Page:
The process of building the City’s 2012 budget has been underway for some time. I got started right at the beginning of this year when I organized a series of public forums in the neighborhoods most affected by property-tax increases so that I could get your feedback in person about how we could do more to hold the line. You gave me a lot of great ideas that will be in my full budget proposal, which I will release on September 12.

We’ve also worked hard at the State Capitol to hold the line on property taxes, whether through fighting for the Local Government Aid that Minneapolis deserves or reaching a compromise to end the broken closed-pension system that has overcharged taxpayers for years. It’s been a tough environment and we haven’t won everything we’ve wanted, but we’ve made progress.

But the 2012 budget process is far from over. After I release my full budget proposal next month, the City Council will hold many hearings on it, and you should express your opinion to your Council member. There will also be public hearings on the budget later this fall, so watch your mailboxes for that information.

Finally, let me know what you think. City Council members and I can’t solve our complex, many-layered budget challenges by ourselves. When we work in partnership with residents, however, we have a much greater chance of striking the balance we need.

I value that partnership and look forward to working with you over the next several months to hold the line on property taxes and keep Minneapolis a city that works.

Links to media coverage of 35W Remembrance Garden dedication

I wanted to share with you some links to media coverage of yesterday’s dedication of the 35W Remembrance Garden, a beautiful new public space that is a permanent memorial to those who were lost in the 35W bridge collapse, those who survived it, and those who responded with heroism, compassion and humanity. We dedicated the garden yesterday on the fourth anniversary of that terrible day, ending the dedication at 6:05 p.m., the moment the bridge collapsed and all of our lives changed forever.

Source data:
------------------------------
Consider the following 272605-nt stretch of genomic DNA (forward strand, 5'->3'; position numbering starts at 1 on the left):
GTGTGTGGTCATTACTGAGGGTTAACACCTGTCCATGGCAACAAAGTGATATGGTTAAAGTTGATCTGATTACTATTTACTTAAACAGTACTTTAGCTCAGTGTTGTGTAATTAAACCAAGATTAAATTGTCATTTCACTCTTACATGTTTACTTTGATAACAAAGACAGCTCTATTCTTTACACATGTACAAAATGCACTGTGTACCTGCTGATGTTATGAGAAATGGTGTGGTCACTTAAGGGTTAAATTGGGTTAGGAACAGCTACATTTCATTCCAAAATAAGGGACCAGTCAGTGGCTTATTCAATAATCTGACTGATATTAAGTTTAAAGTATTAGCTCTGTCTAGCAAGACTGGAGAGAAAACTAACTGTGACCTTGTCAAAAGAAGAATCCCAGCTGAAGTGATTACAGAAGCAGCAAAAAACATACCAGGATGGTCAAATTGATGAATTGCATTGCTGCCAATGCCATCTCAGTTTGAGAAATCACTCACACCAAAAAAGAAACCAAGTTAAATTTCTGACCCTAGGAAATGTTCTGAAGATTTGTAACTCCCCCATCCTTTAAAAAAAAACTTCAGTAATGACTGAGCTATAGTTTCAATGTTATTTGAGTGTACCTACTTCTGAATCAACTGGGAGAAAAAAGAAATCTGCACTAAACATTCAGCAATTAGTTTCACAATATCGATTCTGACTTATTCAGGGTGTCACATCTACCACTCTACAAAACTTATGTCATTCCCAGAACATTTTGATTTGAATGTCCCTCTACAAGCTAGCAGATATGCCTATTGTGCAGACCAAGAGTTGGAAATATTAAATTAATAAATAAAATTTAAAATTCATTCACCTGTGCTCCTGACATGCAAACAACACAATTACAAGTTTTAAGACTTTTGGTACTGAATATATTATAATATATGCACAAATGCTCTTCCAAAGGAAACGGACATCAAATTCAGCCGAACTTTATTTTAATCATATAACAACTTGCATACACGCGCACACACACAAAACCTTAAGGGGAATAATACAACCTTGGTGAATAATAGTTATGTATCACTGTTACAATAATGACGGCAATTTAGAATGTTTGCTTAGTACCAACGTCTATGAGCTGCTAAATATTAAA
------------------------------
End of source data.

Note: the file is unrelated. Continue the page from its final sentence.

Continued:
As you look through these links, I hope you will focus above all on the words and images of the loved ones of those who were lost and of those who were on the bridge that day and survived. To say that is has been an honor for my wife Megan and I to know these strong, inspiring people for the last four years is a great understatement. Sharing their grief, pain and strengh with them in some small way has been one of the most meaningful experiences of our lives.

Now this Remembrance Garden is woven into the fabric of our city forever. It is the part of common ground that we all share. If you haven’t visited it yet, I hope you will have the opportunity to do so soon, and I hope you will let us know what it means to you.

Star Tribune: Loved ones honored at I-35W dedication
Pioneer Press: Four years after I-35W bridge collapse, a community remembers disaster’s victims
MPR: Hundreds turn out to dedication of 35W bridge memorial
MPR: Slideshow: Dedication of 35W Bridge Remembrance Garden
WCCO: I-35W Memorial Remembers Dead, Celebrates Survivors
WCCO: Bridge Survivor Recalls Collapse, Remembers The Dead
WCCO: Victims Of 35W Bridge Collapse Continue To Inspire
Fox 9: 35W Bridge Collapse Memorial Dedicated
KARE: Honoring the bridge collapse victims, four years later
KSTP: New Memorial Honors Victims on 4th Anniversary of 35W Bridge Collapse
KSTP: SLIDESHOW: 35W Bridge Collapse Memorial
MinnPost: New 35W bridge memorial honors those who died — and the community that disaster brought together
CityPages: Victims families speak at I-35W bridge memorial [VIDEO]
CityPages: I-35W Bridge collapse survivor Mercedes Gorden shares recovery photos
InForum (Associated Press): Minneapolis dedicates bridge collapse memorial
InForum: Pollie Parnell and her nephew look at the memorial